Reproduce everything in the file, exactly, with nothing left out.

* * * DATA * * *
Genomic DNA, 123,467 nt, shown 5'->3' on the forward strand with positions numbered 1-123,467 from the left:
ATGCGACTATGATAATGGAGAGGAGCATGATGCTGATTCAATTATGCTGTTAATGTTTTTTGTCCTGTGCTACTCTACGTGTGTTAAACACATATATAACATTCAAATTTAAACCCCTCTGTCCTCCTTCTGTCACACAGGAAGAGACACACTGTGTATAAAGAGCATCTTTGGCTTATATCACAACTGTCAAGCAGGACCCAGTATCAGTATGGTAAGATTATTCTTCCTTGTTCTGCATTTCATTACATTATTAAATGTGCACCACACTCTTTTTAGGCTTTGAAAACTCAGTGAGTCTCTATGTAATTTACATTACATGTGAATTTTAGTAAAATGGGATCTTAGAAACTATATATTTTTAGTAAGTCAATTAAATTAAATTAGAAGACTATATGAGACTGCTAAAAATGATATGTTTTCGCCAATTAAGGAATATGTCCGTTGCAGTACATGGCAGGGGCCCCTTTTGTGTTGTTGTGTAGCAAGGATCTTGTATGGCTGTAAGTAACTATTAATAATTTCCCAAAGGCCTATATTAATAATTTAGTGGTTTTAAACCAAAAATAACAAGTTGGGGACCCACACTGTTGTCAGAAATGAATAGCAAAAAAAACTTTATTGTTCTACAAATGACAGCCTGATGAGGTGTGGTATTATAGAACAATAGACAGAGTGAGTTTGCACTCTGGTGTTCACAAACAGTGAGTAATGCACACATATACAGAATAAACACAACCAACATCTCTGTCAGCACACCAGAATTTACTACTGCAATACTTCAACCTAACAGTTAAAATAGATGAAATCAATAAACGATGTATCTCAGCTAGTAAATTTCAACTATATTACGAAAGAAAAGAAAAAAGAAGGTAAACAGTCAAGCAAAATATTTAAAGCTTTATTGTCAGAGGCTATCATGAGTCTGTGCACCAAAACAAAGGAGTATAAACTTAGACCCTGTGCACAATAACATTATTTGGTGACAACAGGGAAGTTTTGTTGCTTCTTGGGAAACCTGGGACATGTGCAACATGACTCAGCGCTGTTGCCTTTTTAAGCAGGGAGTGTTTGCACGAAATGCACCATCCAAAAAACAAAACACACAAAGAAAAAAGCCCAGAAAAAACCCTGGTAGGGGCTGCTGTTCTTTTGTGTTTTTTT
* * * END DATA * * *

Genomic DNA, 123,467 nt, shown 5'->3' on the forward strand with positions numbered 1-123,467 from the left:
ATGCGACTATGATAATGGAGAGGAGCATGATGCTGATTCAATTATGCTGTTAATGTTTTTTGTCCTGTGCTACTCTACGTGTGTTAAACACATATATAACATTCAAATTTAAACCCCTCTGTCCTCCTTCTGTCACACAGGAAGAGACACACTGTGTATAAAGAGCATCTTTGGCTTATATCACAACTGTCAAGCAGGACCCAGTATCAGTATGGTAAGATTATTCTTCCTTGTTCTGCATTTCATTACATTATTAAATGTGCACCACACTCTTTTTAGGCTTTGAAAACTCAGTGAGTCTCTATGTAATTTACATTACATGTGAATTTTAGTAAAATGGGATCTTAGAAACTATATATTTTTAGTAAGTCAATTAAATTAAATTAGAAGACTATATGAGACTGCTAAAAATGATATGTTTTCGCCAATTAAGGAATATGTCCGTTGCAGTACATGGCAGGGGCCCCTTTTGTGTTGTTGTGTAGCAAGGATCTTGTATGGCTGTAAGTAACTATTAATAATTTCCCAAAGGCCTATATTAATAATTTAGTGGTTTTAAACCAAAAATAACAAGTTGGGGACCCACACTGTTGTCAGAAATGAATAGCAAAAAAAACTTTATTGTTCTACAAATGACAGCCTGATGAGGTGTGGTATTATAGAACAATAGACAGAGTGAGTTTGCACTCTGGTGTTCACAAACAGTGAGTAATGCACACATATACAGAATAAACACAACCAACATCTCTGTCAGCACACCAGAATTTACTACTGCAATACTTCAACCTAACAGTTAAAATAGATGAAATCAATAAACGATGTATCTCAGCTAGTAAATTTCAACTATATTACGAAAGAAAAGAAAAAAGAAGGTAAACAGTCAAGCAAAATATTTAAAGCTTTATTGTCAGAGGCTATCATGAGTCTGTGCACCAAAACAAAGGAGTATAAACTTAGACCCTGTGCACAATAACATTATTTGGTGACAACAGGGAAGTTTTGTTGCTTCTTGGGAAACCTGGGACATGTGCAACATGACTCAGCGCTGTTGCCTTTTTAAGCAGGGAGTGTTTGCACGAAATGCACCATCCAAAAAACAAAACACACAAAGAAAAAAGCCCAGAAAAAACCCTGGTAGGGGCTGCTGTTCTTTTGTGTTTTTTT